Pennsylvania Workers Comp Claims vs. Third Party Claims

Employee injured in a work site accident

The Pennsylvania Workers’ Compensation Act covers most accidents and illnesses sustained by workers throughout the state. If an employee is injured in an accident, he can file a claim for workers’ compensation benefits. Provided the injury or illness is work-related and occurred during the ordinary course of employment, the employee should receive workers’ comp benefits.

Workers’ comp benefits include receiving medical treatment and care. The treatment and cost must be reasonable and necessary. The injured worker may also receive wage benefits if he is unable to work during his recovery. Employees might also be entitled to receive additional benefits depending on the severity of their injury. Some workers are entitled to compensation if they sustain a permanent impairment or disability. Family members might also receive benefits if a loved one is killed in a workplace accident.

However, workers’ compensation benefits may not be the only legal action that an injured worker may pursue to recover compensation. A worker could have a claim against another party for negligence or wrongdoing. If so, the third party claim could result in additional compensation for the employee and the family.

What is a Third-Party Claim?

When workers’ compensation insurance covers an injury, the injured worker cannot sue the employer, except under very narrowly defined circumstances. For example, if the employer intentionally caused the worker’s injury or was guilty of gross negligence, the employee might have the right to sue the employer. However, lawsuits against employers are not common.

Third-party claims against other parties are more common. These claims involve another party that could be liable for the worker’s damages because of negligence or other wrongdoing.

For example, a delivery driver is involved in a traffic accident on the way to make a delivery. The employee may be covered by workers’ compensation because he was injured during the ordinary course of employment (making a delivery).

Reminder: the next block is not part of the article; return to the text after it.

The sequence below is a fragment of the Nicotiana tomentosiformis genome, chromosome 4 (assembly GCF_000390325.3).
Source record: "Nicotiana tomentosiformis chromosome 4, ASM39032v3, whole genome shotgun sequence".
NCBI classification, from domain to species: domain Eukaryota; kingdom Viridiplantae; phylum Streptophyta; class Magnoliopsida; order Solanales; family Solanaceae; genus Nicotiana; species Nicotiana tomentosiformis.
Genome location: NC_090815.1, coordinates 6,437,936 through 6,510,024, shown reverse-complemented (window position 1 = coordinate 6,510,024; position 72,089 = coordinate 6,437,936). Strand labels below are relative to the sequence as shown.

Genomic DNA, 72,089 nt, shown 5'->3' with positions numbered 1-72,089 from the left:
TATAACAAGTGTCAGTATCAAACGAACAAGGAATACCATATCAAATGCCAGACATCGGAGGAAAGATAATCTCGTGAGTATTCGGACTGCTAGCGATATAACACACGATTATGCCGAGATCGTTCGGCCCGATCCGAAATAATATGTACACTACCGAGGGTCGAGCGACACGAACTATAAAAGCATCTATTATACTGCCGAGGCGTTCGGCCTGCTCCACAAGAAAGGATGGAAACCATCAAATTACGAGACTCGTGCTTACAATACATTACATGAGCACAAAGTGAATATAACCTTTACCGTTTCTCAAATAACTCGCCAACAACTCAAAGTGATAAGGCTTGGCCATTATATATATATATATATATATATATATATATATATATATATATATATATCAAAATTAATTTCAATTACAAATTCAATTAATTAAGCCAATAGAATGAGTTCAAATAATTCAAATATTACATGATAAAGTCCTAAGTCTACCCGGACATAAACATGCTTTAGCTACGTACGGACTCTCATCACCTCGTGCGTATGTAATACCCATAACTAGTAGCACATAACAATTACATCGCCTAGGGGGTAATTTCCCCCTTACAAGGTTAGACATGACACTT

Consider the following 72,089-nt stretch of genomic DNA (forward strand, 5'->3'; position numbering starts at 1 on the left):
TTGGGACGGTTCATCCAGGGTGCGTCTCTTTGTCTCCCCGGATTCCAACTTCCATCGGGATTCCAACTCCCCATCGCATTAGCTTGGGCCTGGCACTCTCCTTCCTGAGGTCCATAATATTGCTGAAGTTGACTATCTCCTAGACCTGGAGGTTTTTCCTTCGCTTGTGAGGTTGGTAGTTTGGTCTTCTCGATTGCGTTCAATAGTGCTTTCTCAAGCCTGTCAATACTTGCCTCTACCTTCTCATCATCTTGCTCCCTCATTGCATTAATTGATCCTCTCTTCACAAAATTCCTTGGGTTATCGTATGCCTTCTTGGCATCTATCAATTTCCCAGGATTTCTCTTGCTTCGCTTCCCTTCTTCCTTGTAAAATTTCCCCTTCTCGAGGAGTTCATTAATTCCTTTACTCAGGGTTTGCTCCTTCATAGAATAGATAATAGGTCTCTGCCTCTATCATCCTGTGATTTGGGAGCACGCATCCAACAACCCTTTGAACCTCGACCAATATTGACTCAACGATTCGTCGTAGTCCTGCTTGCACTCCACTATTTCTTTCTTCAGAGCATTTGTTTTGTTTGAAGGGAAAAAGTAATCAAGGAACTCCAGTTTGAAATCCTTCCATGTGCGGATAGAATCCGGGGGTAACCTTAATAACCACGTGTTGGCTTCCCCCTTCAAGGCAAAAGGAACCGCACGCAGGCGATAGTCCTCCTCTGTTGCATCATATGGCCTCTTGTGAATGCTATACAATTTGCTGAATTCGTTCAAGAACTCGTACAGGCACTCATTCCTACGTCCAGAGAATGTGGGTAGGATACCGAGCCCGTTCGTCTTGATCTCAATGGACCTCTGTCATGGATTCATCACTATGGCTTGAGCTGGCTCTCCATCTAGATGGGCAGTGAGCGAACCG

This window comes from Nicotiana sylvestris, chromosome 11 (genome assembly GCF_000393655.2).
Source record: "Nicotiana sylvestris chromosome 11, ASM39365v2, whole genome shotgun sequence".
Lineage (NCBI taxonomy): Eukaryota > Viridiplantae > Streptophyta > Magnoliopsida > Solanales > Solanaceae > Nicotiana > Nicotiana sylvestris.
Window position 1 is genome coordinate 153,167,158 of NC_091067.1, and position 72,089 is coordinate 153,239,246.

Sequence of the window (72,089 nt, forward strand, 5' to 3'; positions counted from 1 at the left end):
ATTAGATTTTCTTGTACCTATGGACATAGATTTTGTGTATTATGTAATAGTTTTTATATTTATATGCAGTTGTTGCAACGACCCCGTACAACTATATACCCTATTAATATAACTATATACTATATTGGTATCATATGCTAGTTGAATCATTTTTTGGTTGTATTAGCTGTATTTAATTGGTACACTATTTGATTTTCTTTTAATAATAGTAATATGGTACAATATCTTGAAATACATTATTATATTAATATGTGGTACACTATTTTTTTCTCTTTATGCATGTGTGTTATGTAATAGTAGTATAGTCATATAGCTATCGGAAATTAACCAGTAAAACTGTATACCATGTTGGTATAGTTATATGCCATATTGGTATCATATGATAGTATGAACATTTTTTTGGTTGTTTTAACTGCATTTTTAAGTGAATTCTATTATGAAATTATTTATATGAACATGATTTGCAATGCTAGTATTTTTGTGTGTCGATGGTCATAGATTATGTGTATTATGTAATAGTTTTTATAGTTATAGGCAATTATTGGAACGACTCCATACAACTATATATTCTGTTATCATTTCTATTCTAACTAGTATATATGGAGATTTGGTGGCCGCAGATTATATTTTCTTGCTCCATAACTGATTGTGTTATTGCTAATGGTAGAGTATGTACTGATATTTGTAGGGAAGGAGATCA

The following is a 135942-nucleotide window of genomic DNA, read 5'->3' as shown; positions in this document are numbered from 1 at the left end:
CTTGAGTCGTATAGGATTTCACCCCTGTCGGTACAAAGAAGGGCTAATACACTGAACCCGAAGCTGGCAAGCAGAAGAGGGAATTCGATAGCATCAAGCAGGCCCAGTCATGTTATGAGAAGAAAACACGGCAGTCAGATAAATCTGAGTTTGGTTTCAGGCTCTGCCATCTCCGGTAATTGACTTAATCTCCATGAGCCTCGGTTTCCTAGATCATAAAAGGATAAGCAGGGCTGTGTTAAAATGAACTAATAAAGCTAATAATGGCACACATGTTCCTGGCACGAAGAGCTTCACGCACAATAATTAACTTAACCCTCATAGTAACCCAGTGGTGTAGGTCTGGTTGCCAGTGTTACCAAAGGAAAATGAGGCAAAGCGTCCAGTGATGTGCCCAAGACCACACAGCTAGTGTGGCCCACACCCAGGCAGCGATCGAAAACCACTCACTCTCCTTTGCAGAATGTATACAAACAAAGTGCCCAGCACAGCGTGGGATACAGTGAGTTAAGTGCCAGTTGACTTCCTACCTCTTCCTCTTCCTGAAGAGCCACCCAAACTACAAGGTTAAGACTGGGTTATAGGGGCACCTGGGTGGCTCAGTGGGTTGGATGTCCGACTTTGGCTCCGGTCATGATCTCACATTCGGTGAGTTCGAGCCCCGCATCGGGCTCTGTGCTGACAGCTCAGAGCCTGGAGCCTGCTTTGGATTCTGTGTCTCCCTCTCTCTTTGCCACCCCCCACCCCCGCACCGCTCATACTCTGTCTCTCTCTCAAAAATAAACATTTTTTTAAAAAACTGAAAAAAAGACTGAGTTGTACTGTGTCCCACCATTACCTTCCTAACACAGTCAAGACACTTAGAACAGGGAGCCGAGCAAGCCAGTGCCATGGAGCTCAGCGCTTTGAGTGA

However, if the other driver caused the accident, the delivery driver might have a third party claim against the other driver. The delivery drive might sue the other driver for a car accident claim. If the delivery driver wins, he might receive compensation in addition to the benefits he received from workers’ compensation.

Another example would be a construction worker injured by a defective product. The injury should be covered under workers’ comp if the construction worker was performing work within the scope of his employment. However, if the defective product contributed to the cause of the injury, the worker might recover additional compensation by filing a defective product claim.

What Should a Worker File a Third-Party Claim?

Workers’ compensation benefits do not compensate injured workers for all losses. For example, workers only receive a portion of their lost wages instead of reimbursement for all lost income. Also, workers’ comp does not include compensation for pain and suffering damages.

A third party claim can compensate the victim for these damages and much more.

Contact an Erie Workers’ Compensation Lawyer

If you are unsure whether you might have a third party claim after an on-the-job injury, contact our Erie workers’ compensation attorney for more information.

Call The Travis Law Firm at (800) 401-2066 to schedule your free legal consultation to discuss your workplace accident.